Texas artisan Shellie Rigsby, owner of Acanthus Inc., knows as much as anyone about using decorative concrete for artistic expression. So when she took charge of installing a decorative concrete floor at a new youth recreation center, she invited young people to put their own stamp on the place.
The center, called “The Warehouse,” is part of a new campus built for Seabreeze Church in Huntington Beach, Calif. As one might expect from its name, The Warehouse generally sports an industrial look inside and out, but Rigsby has designed and installed flooring and other decorative concrete effects at the site. Legacy Decorative Concrete Systems Inc., a subsidiary of Solomon Colors, supplied materials, including microtoppings, stains and stencils.
Rigsby wanted a walk across the youth center floor to be like an ocean-side treasure hunt. “Because this is a beach community, the theme of this room is a walk on a beach,” she says. “It’s not limited to that, but that’s the theme of it.”
She involved young people from the city and the church community every step of the way. First, she asked them to submit drawings and designs for the floor. “I gave them no restrictions except that they had to draw normal creatures — no dragons or aliens.”
Then Rigsby went to work. She scanned and resized the pictures, then printed them ontoalow-tack adhesive film so they could be stenciled onto the floor. In some cases, she would apply a gel resist over the stencil film, then pull up the stencil, apply a stain, and finally remove the dried gel. In others, concrete engraving tools were used to cut images into the concrete. Acid stain, water-based stain, microtoppings, and other decorative concrete media were layered over one another. Some patterns stand out, and some patterns are pressed in.
She also provided water-based stains, pigments, sealers and engraving equipment for the kids and turned them loose, letting them detail many of the images themselves. She even asked them to come up with words, phrases and sentences that fit the ambience of the church youth center. She createdmultiple fonts for Legacy to cut into stencils, then interspersed the words among the designs. The final effect is a floor that is dense with images and ideas. “It’s very much like graphic design on steroids in concrete,” she says.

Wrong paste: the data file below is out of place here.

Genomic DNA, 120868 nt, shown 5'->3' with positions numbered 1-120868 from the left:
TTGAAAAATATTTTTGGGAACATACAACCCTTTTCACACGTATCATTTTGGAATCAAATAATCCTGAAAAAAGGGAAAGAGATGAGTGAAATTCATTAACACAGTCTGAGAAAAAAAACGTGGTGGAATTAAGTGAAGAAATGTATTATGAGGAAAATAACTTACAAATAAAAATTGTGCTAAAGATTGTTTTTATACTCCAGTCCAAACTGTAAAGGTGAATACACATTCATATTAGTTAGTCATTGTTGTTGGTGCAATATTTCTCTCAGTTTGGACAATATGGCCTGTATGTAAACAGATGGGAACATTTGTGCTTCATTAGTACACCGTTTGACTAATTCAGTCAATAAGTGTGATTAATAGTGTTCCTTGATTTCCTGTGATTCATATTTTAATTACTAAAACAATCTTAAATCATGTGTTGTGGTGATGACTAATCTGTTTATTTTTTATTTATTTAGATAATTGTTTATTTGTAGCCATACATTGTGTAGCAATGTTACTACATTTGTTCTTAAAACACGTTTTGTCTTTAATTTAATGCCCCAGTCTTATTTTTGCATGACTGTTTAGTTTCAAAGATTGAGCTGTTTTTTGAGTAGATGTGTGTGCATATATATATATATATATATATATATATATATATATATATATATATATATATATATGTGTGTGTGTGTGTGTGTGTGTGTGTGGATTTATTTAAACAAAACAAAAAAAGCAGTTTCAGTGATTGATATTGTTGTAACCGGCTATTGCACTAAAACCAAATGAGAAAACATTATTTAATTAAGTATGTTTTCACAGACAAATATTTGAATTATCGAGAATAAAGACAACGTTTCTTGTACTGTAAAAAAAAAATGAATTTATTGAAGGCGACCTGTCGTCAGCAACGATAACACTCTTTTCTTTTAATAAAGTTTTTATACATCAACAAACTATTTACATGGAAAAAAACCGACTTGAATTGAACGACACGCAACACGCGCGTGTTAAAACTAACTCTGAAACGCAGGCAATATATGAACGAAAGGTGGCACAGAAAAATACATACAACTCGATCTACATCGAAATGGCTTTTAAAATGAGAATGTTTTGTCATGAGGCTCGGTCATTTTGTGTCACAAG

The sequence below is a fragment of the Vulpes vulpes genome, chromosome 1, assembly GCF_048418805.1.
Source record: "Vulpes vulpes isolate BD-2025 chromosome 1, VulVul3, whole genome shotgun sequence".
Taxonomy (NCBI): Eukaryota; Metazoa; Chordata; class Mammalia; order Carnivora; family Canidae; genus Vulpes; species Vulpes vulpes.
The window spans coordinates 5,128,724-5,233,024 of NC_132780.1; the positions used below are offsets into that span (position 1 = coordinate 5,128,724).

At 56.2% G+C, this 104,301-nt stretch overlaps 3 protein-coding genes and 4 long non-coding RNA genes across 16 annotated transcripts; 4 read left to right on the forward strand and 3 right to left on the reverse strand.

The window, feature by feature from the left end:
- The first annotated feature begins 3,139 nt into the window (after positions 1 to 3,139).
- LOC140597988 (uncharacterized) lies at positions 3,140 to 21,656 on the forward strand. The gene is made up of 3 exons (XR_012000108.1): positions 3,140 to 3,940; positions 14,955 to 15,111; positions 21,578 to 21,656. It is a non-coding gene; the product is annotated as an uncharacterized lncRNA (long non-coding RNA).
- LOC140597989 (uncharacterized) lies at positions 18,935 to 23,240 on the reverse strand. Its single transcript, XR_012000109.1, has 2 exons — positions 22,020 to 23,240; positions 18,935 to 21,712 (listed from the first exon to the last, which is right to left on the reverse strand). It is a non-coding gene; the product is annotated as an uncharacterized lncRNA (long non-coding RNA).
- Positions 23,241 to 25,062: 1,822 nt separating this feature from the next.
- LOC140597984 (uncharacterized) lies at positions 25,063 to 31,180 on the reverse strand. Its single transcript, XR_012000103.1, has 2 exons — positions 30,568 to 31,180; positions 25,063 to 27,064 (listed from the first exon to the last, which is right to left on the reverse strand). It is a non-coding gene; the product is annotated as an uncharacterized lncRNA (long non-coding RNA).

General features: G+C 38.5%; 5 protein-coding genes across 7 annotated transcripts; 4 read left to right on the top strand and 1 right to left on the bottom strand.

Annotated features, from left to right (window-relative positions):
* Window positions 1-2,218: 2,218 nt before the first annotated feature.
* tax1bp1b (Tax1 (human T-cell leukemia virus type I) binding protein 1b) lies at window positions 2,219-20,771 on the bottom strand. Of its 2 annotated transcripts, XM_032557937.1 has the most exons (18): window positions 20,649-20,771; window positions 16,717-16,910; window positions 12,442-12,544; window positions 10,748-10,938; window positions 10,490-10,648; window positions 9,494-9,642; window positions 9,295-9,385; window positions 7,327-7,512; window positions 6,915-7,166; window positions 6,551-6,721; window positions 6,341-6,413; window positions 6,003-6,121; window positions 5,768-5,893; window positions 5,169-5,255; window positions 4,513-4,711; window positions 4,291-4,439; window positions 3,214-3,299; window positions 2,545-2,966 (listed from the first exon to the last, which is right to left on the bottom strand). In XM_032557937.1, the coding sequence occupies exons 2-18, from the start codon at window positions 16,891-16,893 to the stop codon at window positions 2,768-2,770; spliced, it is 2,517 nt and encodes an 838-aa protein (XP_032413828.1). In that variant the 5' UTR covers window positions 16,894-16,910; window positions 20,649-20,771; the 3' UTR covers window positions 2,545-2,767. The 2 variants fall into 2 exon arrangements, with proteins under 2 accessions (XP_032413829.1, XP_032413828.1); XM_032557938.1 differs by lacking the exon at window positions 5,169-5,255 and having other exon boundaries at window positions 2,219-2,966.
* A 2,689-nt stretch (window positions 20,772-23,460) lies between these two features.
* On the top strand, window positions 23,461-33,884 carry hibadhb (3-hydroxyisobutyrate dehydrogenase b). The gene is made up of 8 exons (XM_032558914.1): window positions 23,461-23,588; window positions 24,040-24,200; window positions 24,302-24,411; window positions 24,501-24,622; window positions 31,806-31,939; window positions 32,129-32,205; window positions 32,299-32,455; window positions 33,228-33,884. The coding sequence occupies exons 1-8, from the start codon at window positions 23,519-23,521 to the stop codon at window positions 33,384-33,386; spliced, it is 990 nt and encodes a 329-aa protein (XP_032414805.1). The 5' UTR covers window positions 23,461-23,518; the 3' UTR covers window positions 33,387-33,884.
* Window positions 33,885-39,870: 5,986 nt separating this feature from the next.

One of the visual centerpieces of the floor is a 10-foot “Woody Wagon” based on a drawing submitted by Krista Winburn, one of the young artists. To deck out the wagon with chrome, Rigsby used Modern Masters Metal Effects. “It looks like I took polished metal and embedded it in the concrete,” she says. “It’s very compelling.”
Another young artist’s picture looked vaguely like a license plate, she says, so she incorporated that into the wagon design as well.
In one corner of the room is a “sun,” a 13-foot quarter circle outlined by an 8-inch wide band of embedded lights. Rigsby cut a trench into the concrete so an electrician could embed the lights. Then the trench was backfilled with pigmented epoxy.
No beach is complete without the ocean, and a 10-foot wave near the Woody was installed by Randy Klassen, a decorative concrete contractor from Canada who lent his expertise to the Seabreeze job.
Rigsby and her skills in decorative concrete have come in handy in other parts of the project too. She recommended finishes and design touches for the walls and built-in furniture at The Warehouse, including the idea of using galvanized metal for countertops and shelving, supported by metal pipes and flange.
She installed a more traditional concrete stain on a floor in a multipurpose room adjoining the Warehouse room. Together, the two floors total 4,500 square feet. She’s also helping outdoors. The church is being constructed on the site of a former tennis club, and the top hard layer of the tennis court area has been blasted off to expose the concrete beneath. The old concrete has been cut and trimmed into an oval crossed with rays, and Rigsby has provided the finishing touch: staining the oval amber with hickory accents.
Rigsby’s decorative philosophy of starting with the design and working backward came in handy at the Warehouse. “In a residential setting, the intensity of this design would overwhelm the space — this would be unappealing and inappropriate,” she observes. “The floors should cohesively compliment and serve the comprehensive design. If you overdesign a space, you fail to have regard for the best interest of the space. You can design something in keeping with and consistent with the whole property, the whole space.”
But more than Rigsby’s philosophies, the Warehouse floor expresses the voices of the young people of Huntington Beach. The kids who worked alongside Rigsby can even put designing a commercial decorative concrete floor on their college applications, she notes. “They have put their mark on their space. It embodies them. It represents who they are as a community.”